Fang Rong grew up in showbiz but doesn't feel she missed out on childhood

In an exclusive interview, the Singapore actress also credited the media industry here for giving her a safe and supportive environment as a child in showbiz.

Where most of her peers spent their childhood at the playground or basketball courts, local actress Foo Fang Rong (better known as just Fang Rong) grew up surrounded by lights, camera, action, and of course, some of Mediacorp’s biggest stars.

The 27-year-old started her showbiz career at the tender age of four, when her cousin was looking for a little girl to cast in a commercial.

“That’s how I started,” Fang Rong told Yahoo Southeast Asia in an exclusive interview on Monday (18 Sept).

“I actually started with advertisements and a bit of modelling. Then after that, I had a chance to audition for, I think [it] was a Channel 5 telemovie called Coming Home. It was a Yellow Ribbon project. So I acted as Melody Chen's daughter, and that was my first acting gig. Yeah, so one thing led to another, went for auditions, and yeah, somehow I'm here today.”

One might argue that showbiz isn’t the right environment for a child to grow up in, and that they deserve to experience a normal childhood.

Fang Rong thinks about this “from time to time”, but said she honestly doesn’t feel like she “lost a childhood”, despite being in the industry “pretty much all my life”.

I think maybe it's like the Singaporean media industry kind of thing, because I would assume in Hollywood or China maybe, or Korea even, it might be a lot more competitive and cutthroat, but I didn't feel that way as a child actress in Singapore.Fang Rong

“It felt like more of a hobby for me, like going on set to play and maybe too much playing sometimes,” she shared with a laugh.

In fact, when she looks back on those years of being a child actress, she remembers playing on the sets “with kor kor (Chinese dialect for older brother) and jie jie (Mandarin for older sister)”.

Fang Rong added, “It feels like a different kind of childhood, but it doesn't feel I didn't have a childhood. So I'm actually very grateful for this interesting experience… I guess, only the other childhood actors and actresses that I'm friends with can relate to [it], but like most of my friends, it's a very different experience for them and for me.”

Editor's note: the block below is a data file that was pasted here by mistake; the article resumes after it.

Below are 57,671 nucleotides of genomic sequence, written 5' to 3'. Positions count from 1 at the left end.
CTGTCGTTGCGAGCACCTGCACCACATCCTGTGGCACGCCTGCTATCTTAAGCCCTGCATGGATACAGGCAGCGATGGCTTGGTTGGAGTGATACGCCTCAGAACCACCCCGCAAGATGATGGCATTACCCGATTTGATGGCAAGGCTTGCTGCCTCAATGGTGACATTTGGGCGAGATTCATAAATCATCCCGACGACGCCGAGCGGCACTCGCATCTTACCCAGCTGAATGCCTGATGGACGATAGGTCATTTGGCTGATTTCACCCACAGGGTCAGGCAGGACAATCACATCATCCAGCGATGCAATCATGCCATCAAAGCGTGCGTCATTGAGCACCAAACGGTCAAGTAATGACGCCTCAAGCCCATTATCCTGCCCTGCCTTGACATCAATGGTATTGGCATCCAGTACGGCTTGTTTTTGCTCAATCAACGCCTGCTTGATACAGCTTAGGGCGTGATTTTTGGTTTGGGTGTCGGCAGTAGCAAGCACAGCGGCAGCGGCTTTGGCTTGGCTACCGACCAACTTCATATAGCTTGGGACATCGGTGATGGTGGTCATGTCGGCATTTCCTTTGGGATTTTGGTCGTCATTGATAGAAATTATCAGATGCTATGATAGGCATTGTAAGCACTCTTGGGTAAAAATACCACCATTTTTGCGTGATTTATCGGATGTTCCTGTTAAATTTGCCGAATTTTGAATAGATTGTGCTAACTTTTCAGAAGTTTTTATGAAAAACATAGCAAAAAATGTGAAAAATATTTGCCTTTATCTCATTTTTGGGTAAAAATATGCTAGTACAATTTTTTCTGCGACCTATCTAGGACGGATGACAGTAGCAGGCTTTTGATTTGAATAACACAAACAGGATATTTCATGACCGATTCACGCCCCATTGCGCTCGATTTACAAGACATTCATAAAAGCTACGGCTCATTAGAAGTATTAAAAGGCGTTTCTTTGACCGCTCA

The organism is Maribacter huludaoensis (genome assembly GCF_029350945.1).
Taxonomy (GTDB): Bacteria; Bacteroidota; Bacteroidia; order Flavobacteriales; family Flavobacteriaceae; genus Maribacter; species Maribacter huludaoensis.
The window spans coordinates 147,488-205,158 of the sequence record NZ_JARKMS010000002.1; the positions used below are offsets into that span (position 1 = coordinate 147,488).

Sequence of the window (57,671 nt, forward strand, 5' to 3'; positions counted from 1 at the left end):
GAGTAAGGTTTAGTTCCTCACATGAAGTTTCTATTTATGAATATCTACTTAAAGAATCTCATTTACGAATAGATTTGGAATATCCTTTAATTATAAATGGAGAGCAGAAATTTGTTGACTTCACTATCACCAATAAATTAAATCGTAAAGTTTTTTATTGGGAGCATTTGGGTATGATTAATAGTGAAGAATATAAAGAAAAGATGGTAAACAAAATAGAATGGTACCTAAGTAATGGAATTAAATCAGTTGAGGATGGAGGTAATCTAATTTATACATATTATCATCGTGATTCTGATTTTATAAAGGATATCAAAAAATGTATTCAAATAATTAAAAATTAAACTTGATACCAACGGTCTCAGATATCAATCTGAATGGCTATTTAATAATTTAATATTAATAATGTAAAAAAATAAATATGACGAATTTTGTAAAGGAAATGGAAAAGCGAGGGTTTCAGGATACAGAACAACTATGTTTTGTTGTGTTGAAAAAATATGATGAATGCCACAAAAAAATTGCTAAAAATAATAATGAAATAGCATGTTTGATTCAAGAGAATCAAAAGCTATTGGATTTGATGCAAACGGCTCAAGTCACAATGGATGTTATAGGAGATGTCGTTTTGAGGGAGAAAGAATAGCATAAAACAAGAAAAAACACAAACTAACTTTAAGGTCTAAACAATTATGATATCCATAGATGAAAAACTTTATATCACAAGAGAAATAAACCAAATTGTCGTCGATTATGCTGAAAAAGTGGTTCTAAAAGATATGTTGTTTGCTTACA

Growing up in showbiz gave Fang Rong a different kind of childhood. (Photo: Instagram/fangrong)
Growing up in showbiz gave Fang Rong a different kind of childhood. (Photo: Instagram/fangrong)

On that note, Fang Rong also feels okay with entering showbiz at the age that she did, as it gave her the skills and knowledge she needs now as a full-time actress.

“It all happens quite intuitively for me now, I think it could only happen because of the many years of like making mistakes when I was younger,” she said sheepishly. “It's nice that now I don't have to think about all the technical stuff when I act.”

She also credited the media industry for giving her a safe and supportive environment as a kid, so being in the limelight as a young person wasn’t an issue for her.

Fang Rong said, “I think the Singapore media industry feels very safe to me, at least. The veterans, be it in front of the camera or behind the camera, all have been very supportive, and it never felt like I was thrown into like the ocean to swim and survive on my own. Being in this industry as a kid didn't feel unsafe.”

Fang Rong plays a younger version of Joanne Peh in Sisters of the Night (the Last Madame prequel), now available on meWATCH. She’s also currently filming the long-form Channel 8 drama My One and Only, airing weekdays at 7.30pm.

Do you have a story tip? Email:

You can also follow us on Facebook, Instagram, TikTok and Twitter. Also check out our Southeast Asia, Food, and Gaming channels on YouTube.

Yahoo Singapore Telegram
Yahoo Singapore Telegram